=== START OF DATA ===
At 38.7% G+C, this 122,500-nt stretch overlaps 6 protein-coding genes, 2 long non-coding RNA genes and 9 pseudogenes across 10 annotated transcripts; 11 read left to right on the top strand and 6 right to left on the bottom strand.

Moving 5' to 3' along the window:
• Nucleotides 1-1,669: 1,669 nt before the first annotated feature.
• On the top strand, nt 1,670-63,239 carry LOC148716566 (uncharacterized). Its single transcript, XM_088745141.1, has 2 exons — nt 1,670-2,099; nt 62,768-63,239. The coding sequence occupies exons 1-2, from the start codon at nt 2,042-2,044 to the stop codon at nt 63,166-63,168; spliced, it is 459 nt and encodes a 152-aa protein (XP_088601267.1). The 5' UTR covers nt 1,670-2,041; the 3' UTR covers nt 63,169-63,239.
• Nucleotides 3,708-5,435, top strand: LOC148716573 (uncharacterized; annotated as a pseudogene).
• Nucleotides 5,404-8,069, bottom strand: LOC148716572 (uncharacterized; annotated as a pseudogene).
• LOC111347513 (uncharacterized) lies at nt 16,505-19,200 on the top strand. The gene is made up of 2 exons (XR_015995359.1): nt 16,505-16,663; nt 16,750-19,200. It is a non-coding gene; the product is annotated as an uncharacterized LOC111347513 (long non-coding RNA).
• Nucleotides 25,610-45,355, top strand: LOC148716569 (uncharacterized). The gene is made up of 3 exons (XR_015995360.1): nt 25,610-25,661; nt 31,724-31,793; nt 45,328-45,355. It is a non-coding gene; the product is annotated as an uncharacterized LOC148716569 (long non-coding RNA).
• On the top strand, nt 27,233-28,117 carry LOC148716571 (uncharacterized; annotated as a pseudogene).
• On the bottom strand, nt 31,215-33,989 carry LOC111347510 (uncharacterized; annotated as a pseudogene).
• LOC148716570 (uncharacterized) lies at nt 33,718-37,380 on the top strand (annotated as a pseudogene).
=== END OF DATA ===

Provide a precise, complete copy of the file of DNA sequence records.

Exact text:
At 38.7% G+C, this 122,500-nt stretch overlaps 6 protein-coding genes, 2 long non-coding RNA genes and 9 pseudogenes across 10 annotated transcripts; 11 read left to right on the top strand and 6 right to left on the bottom strand.

Moving 5' to 3' along the window:
• Nucleotides 1-1,669: 1,669 nt before the first annotated feature.
• On the top strand, nt 1,670-63,239 carry LOC148716566 (uncharacterized). Its single transcript, XM_088745141.1, has 2 exons — nt 1,670-2,099; nt 62,768-63,239. The coding sequence occupies exons 1-2, from the start codon at nt 2,042-2,044 to the stop codon at nt 63,166-63,168; spliced, it is 459 nt and encodes a 152-aa protein (XP_088601267.1). The 5' UTR covers nt 1,670-2,041; the 3' UTR covers nt 63,169-63,239.
• Nucleotides 3,708-5,435, top strand: LOC148716573 (uncharacterized; annotated as a pseudogene).
• Nucleotides 5,404-8,069, bottom strand: LOC148716572 (uncharacterized; annotated as a pseudogene).
• LOC111347513 (uncharacterized) lies at nt 16,505-19,200 on the top strand. The gene is made up of 2 exons (XR_015995359.1): nt 16,505-16,663; nt 16,750-19,200. It is a non-coding gene; the product is annotated as an uncharacterized LOC111347513 (long non-coding RNA).
• Nucleotides 25,610-45,355, top strand: LOC148716569 (uncharacterized). The gene is made up of 3 exons (XR_015995360.1): nt 25,610-25,661; nt 31,724-31,793; nt 45,328-45,355. It is a non-coding gene; the product is annotated as an uncharacterized LOC148716569 (long non-coding RNA).
• On the top strand, nt 27,233-28,117 carry LOC148716571 (uncharacterized; annotated as a pseudogene).
• On the bottom strand, nt 31,215-33,989 carry LOC111347510 (uncharacterized; annotated as a pseudogene).
• LOC148716570 (uncharacterized) lies at nt 33,718-37,380 on the top strand (annotated as a pseudogene).